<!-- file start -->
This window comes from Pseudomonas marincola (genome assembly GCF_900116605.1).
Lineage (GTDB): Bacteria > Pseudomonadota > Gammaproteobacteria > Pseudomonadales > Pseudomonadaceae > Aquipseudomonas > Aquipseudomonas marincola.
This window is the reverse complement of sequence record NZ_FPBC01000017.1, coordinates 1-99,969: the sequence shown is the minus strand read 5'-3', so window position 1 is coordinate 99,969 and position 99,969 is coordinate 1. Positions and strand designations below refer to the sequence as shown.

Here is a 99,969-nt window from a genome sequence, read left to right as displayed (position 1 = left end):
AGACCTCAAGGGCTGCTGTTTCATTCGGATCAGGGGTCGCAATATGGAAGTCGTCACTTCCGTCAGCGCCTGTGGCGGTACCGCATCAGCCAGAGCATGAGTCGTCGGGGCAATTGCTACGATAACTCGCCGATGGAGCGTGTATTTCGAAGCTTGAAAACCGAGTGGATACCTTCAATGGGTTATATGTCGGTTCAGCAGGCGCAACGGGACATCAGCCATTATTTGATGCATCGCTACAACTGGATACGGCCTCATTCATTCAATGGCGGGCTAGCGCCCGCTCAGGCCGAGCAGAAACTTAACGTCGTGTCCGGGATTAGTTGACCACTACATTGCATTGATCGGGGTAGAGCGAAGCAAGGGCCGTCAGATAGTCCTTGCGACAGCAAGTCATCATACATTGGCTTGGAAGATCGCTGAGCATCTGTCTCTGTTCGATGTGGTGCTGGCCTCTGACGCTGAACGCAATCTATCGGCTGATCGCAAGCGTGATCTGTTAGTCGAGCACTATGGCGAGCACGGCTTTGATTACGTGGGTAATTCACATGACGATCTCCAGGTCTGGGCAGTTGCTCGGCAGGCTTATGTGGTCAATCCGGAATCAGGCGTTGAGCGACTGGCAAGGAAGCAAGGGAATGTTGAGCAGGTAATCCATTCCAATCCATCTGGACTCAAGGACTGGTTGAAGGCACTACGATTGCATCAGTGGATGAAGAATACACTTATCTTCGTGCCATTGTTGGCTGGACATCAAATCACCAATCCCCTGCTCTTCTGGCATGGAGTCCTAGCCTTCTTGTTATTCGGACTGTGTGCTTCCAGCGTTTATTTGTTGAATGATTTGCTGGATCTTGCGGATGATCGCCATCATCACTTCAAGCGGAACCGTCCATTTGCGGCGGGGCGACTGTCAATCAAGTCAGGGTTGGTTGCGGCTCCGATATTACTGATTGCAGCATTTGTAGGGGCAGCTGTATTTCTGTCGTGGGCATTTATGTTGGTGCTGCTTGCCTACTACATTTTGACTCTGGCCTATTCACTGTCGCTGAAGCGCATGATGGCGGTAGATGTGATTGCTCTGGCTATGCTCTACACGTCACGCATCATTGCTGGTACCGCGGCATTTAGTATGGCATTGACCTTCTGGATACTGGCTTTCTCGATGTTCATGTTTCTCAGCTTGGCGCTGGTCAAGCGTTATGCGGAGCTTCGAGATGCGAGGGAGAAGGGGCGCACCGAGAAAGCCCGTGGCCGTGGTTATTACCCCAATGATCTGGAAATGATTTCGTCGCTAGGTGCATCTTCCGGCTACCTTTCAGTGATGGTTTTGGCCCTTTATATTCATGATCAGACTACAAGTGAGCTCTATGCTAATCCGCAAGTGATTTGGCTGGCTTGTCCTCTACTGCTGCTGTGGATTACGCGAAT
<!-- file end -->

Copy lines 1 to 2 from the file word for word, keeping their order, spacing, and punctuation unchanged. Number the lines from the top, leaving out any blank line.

This window comes from Pseudomonas marincola (genome assembly GCF_900116605.1).
Lineage (GTDB): Bacteria > Pseudomonadota > Gammaproteobacteria > Pseudomonadales > Pseudomonadaceae > Aquipseudomonas > Aquipseudomonas marincola.